The Book Of Jazz - online reference book

Its Nature, Instruments, Sources, Sounds, Development & Performers

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The Drums
main accents correspond with the accent of this two-measure artery heard on the claves.
Many percussion instruments of Latin origin have enriched the tonal palette of modern music, which today may employ a pair of bongos (two small hand drums, brought to the desired pitch by heating, played with the fingers); the larger, fuller-toned conga drum, also struck with hands and fingers; the maracas, a pair of gourdlike rattles containing dried seeds that supply a continuous eight-eighth-notes rhythm in each measure; the rim-bales, a pair of bottomless drums, usually tuned a fourth or fifth apart, mounted on a stand and played with a flat-end dowel stick; and the guiro, a grooved cowhorn scraped with a thin stick. Though there is a narrowing gap between Latin music and jazz, it is generally true that these instruments and the rhythms they employ still are more in jazz than of it; their status is that of an auxiliary influence not yet an essential part of the main body.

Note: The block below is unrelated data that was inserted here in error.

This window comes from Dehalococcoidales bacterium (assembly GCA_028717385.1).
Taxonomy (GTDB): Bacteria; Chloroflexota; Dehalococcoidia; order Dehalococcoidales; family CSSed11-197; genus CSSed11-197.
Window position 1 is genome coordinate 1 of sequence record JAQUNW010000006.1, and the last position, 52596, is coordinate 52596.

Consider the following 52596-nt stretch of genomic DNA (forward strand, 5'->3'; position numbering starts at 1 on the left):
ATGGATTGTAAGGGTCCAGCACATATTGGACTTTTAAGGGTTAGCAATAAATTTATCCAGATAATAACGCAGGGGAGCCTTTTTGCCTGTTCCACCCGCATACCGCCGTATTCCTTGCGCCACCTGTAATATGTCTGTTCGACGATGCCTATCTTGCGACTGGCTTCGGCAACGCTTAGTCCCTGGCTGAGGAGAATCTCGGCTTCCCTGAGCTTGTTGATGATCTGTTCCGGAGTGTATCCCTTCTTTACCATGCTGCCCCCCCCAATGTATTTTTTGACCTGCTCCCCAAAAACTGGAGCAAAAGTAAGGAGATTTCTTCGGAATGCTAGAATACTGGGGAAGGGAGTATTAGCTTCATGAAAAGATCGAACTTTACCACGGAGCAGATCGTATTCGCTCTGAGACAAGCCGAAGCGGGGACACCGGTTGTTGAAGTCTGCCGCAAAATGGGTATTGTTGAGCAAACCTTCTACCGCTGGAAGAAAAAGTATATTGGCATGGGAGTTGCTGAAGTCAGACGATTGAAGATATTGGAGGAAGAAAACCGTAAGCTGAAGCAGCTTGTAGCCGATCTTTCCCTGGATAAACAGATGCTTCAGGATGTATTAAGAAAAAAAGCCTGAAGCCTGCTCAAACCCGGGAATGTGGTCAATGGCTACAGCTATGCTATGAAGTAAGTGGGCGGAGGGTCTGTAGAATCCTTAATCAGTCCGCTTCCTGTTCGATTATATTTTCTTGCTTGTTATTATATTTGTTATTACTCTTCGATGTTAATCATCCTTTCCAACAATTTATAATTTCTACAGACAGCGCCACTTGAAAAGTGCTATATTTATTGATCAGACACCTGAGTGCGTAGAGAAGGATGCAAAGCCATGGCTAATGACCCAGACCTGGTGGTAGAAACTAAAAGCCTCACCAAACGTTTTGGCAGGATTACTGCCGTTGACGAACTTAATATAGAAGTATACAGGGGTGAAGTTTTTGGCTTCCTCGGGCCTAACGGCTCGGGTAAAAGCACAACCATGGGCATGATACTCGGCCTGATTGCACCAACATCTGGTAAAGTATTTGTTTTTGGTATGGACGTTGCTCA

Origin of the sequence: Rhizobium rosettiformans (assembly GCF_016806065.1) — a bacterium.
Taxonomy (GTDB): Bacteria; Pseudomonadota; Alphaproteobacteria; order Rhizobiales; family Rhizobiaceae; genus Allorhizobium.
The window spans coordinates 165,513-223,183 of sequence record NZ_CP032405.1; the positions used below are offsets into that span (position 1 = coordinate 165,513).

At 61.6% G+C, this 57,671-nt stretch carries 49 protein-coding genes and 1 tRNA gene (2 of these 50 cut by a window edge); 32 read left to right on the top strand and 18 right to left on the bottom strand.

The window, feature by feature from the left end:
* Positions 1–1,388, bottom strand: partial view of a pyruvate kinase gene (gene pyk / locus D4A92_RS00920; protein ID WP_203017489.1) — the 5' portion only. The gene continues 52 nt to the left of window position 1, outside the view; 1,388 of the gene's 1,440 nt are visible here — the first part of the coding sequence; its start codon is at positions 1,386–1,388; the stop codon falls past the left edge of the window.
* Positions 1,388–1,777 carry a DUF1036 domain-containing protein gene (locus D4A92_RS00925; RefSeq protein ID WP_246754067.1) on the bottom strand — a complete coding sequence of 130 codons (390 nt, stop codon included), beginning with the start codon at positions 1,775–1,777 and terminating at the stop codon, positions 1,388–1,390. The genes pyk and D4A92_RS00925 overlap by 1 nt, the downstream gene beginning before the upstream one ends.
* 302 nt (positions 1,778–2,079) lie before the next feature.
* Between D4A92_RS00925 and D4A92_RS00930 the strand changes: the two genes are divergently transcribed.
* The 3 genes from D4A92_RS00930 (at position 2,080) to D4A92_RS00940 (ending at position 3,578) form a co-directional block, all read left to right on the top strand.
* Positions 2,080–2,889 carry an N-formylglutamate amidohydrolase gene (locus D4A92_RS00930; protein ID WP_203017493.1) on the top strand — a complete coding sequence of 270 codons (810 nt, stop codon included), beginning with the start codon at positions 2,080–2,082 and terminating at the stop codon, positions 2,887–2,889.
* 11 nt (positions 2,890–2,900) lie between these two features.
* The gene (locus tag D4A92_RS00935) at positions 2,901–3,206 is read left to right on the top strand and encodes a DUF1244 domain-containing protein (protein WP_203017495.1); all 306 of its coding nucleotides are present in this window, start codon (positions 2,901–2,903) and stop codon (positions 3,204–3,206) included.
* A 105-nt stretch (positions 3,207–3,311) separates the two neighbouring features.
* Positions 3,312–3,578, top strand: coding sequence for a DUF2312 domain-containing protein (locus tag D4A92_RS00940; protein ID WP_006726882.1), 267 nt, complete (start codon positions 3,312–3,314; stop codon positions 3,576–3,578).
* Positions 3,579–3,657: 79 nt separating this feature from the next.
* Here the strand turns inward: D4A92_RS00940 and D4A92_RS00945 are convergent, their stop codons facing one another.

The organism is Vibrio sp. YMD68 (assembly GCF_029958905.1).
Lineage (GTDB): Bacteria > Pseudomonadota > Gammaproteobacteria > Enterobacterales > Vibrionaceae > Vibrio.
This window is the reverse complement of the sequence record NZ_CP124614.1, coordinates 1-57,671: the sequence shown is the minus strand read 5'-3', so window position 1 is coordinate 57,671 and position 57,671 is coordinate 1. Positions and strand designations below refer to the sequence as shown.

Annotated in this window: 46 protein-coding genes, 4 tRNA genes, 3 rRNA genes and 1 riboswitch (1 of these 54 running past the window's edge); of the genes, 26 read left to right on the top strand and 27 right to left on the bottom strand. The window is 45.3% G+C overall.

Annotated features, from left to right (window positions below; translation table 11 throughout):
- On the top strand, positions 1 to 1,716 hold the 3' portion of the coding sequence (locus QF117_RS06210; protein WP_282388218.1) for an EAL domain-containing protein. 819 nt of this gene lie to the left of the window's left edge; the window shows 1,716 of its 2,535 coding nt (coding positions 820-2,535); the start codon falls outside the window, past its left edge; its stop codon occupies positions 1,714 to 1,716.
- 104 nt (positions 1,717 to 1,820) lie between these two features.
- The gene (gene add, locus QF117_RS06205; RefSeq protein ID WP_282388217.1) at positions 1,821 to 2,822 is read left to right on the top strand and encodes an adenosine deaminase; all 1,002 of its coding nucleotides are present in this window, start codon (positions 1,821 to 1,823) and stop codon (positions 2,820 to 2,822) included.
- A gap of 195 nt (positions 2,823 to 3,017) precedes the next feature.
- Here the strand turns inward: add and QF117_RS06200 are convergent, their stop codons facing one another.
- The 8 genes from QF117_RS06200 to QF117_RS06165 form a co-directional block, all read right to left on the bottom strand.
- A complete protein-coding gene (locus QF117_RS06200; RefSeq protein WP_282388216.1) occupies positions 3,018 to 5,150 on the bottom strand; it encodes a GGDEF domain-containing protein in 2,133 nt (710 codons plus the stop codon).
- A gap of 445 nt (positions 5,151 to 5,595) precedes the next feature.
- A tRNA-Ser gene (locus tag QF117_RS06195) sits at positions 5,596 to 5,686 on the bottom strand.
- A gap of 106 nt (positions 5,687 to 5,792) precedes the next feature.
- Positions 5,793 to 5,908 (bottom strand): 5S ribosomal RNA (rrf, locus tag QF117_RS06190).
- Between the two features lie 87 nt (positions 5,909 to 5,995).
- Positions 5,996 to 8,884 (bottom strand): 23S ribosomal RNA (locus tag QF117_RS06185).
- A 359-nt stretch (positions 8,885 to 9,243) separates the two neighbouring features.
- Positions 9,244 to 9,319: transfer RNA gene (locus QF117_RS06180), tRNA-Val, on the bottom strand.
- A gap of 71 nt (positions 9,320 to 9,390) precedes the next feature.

The present-day jazz scene is rich in percussion talents. After the death of Chano Pozo, the complex bongo and conga drum rhythms he had brought from Cuba came to life in the agile fingers of Candido Camero. The name bands have produced a steady procession of astonishingly brilliant and technically equipped new drummers. Chico Hamilton, one of those rare drummer-leaders capable of exercising discretion in the limita­tion of his own role, has risen to prominence as leader of his own West Coast jazz group. The Basie band in the past decade, challenged by its own Jo Jones precedent, has offered excellently integrated percussion work by Shadow Wilson, by the superb Gus Johnson and more recently by the gifted but somewhat flashy Sonny Payne. The most .promising new stars on the West Coast have been Larry Bunker and Larry Marable; in the East, Osie Johnson has shown himself the most adaptable and the most recorded, while Roy Haynes, serving in Sarah Vaughan's accom­panying rhythm section, has remained one of the most tasteful and intelligent of the modern school. The use of the drummer strictly for rhythmic background, limited almost entirely to the brushes rather than sticks, has been exemplified in the role of the various percussionists in the George Shearing Quintet, out-